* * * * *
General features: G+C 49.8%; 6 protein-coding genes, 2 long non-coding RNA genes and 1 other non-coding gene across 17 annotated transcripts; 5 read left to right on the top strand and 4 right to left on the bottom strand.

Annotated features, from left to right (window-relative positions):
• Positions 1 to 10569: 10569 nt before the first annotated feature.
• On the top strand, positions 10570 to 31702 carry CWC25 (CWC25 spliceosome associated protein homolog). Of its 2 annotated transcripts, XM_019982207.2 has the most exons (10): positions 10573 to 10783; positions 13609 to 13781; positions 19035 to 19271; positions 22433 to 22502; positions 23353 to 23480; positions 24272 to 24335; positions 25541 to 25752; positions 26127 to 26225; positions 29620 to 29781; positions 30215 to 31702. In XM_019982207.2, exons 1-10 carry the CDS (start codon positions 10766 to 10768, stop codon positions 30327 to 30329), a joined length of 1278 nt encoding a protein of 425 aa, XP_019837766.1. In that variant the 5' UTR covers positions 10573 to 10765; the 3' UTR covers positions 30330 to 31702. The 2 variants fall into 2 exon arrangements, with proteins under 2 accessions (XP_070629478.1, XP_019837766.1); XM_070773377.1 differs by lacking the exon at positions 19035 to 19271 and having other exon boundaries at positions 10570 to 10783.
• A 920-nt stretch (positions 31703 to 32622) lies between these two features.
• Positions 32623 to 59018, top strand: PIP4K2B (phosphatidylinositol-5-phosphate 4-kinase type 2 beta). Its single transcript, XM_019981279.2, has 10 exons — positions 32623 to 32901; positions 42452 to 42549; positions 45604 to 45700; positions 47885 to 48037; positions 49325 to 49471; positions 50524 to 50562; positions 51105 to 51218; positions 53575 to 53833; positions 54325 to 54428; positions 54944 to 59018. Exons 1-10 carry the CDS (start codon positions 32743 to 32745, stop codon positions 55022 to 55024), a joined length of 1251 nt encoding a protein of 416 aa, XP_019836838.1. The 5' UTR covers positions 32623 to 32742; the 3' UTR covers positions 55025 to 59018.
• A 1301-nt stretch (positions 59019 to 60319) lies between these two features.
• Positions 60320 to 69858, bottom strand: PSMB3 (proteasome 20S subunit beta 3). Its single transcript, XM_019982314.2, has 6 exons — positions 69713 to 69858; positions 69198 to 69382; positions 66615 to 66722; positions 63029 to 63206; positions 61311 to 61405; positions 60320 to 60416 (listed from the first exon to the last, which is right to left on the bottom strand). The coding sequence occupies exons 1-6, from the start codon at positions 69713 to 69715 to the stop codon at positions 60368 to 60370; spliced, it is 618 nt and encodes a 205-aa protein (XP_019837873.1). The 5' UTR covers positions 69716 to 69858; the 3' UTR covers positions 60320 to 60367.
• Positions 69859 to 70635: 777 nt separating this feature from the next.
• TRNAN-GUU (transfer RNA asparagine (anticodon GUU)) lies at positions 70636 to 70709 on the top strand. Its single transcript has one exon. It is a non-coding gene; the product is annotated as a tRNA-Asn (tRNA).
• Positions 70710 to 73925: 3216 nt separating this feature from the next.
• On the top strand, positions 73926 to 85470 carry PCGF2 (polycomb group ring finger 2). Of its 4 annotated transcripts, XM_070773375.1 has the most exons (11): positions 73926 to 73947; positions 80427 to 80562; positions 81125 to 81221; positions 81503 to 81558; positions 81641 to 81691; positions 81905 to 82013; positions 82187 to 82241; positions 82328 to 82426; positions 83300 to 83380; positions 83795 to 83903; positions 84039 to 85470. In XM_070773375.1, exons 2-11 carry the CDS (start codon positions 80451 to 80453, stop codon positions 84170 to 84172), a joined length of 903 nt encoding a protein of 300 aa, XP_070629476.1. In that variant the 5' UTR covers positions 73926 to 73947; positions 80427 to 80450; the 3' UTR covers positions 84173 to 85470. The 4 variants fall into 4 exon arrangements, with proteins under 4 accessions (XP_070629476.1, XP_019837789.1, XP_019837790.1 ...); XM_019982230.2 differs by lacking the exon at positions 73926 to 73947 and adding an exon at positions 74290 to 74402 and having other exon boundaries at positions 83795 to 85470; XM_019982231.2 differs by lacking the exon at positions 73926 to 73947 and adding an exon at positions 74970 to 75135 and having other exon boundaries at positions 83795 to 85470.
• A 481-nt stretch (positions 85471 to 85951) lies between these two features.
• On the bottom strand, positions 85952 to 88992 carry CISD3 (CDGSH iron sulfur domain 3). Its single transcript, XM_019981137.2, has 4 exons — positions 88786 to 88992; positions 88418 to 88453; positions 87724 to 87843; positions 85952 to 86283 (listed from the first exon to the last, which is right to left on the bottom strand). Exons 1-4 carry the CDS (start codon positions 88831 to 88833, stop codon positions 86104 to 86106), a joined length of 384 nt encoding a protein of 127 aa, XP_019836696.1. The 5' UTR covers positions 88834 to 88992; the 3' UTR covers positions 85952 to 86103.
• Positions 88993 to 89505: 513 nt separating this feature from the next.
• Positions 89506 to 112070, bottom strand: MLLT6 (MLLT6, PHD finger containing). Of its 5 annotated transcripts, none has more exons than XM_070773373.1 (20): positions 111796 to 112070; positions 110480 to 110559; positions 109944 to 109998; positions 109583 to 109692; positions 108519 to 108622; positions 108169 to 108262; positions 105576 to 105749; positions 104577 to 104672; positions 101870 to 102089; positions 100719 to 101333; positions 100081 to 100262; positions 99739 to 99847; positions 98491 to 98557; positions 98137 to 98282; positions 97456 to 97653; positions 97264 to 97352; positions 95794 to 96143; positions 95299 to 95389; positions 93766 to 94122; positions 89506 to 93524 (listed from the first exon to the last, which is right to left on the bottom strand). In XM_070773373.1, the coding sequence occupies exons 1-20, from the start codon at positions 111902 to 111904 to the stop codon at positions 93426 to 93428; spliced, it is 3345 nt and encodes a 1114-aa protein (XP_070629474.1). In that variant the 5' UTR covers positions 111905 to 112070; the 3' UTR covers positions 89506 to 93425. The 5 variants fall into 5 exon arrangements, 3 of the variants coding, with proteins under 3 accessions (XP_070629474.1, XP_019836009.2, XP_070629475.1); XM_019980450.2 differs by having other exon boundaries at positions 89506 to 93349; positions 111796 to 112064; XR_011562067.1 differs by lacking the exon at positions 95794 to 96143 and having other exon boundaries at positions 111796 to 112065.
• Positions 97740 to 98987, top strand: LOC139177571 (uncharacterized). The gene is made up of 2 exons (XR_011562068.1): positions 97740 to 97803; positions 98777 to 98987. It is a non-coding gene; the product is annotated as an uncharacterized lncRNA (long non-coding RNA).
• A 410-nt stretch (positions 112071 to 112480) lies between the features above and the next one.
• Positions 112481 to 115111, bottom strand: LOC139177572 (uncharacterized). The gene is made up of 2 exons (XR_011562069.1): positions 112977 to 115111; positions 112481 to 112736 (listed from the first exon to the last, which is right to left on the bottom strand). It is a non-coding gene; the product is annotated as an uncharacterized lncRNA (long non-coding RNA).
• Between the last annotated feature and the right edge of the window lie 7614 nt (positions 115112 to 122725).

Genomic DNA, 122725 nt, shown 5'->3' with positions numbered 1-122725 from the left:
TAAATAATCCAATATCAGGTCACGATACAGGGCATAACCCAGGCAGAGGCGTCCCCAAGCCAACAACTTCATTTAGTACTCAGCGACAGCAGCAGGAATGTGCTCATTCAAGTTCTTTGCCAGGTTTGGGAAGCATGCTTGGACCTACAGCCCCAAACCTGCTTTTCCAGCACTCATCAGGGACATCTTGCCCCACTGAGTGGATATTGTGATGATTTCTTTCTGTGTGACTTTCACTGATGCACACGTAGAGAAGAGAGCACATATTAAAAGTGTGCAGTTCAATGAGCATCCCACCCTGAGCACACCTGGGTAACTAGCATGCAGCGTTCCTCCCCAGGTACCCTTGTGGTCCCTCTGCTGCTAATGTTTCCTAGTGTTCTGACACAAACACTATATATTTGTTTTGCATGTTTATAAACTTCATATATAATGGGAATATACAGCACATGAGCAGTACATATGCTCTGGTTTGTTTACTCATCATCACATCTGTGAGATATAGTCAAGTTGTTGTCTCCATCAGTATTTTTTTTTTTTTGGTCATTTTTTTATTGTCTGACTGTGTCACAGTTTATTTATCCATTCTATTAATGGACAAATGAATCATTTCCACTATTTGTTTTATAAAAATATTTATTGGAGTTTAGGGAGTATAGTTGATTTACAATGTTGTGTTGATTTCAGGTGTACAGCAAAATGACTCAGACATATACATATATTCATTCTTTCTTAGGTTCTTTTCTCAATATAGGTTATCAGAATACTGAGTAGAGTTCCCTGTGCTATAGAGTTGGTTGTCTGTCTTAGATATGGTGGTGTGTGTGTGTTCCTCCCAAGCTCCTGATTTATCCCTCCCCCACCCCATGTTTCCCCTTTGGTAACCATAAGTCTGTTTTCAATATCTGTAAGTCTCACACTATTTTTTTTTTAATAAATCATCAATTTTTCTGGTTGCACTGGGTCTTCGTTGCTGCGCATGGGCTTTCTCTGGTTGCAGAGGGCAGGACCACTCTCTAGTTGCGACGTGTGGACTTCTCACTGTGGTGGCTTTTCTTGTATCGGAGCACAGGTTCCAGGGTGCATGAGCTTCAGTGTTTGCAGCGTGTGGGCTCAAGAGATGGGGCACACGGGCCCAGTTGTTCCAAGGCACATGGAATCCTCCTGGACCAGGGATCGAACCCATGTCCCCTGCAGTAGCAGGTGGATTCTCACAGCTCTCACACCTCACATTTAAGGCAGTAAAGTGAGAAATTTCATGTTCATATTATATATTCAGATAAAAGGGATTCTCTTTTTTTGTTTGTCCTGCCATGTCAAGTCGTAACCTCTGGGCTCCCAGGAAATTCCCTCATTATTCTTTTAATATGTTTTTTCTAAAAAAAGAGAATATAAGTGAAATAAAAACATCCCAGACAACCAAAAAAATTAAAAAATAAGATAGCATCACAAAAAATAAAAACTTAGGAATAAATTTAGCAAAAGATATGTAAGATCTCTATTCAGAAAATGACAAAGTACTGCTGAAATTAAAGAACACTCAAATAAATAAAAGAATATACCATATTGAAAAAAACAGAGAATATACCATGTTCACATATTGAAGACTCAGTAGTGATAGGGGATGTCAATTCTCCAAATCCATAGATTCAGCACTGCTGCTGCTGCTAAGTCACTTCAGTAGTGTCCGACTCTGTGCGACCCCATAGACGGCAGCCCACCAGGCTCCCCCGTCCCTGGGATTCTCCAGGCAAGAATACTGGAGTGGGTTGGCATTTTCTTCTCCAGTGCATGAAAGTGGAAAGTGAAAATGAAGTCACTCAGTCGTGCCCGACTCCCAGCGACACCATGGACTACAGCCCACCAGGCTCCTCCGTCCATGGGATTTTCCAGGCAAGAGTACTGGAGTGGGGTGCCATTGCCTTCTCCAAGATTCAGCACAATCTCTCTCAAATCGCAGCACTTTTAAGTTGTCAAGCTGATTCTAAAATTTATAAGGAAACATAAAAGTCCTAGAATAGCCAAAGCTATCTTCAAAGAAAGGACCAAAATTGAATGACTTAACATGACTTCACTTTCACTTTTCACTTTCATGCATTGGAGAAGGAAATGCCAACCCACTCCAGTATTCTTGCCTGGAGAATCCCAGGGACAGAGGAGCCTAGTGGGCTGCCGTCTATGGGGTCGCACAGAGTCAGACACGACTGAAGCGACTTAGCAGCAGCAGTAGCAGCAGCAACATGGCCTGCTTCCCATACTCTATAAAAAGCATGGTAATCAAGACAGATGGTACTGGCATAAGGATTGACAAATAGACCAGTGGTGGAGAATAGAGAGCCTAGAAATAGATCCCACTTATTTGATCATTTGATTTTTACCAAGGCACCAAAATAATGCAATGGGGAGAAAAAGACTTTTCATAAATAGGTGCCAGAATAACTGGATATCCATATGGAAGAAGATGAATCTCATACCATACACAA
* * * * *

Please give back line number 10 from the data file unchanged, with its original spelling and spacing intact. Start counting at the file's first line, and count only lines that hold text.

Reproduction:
• TRNAN-GUU (transfer RNA asparagine (anticodon GUU)) lies at positions 70636 to 70709 on the top strand. Its single transcript has one exon. It is a non-coding gene; the product is annotated as a tRNA-Asn (tRNA).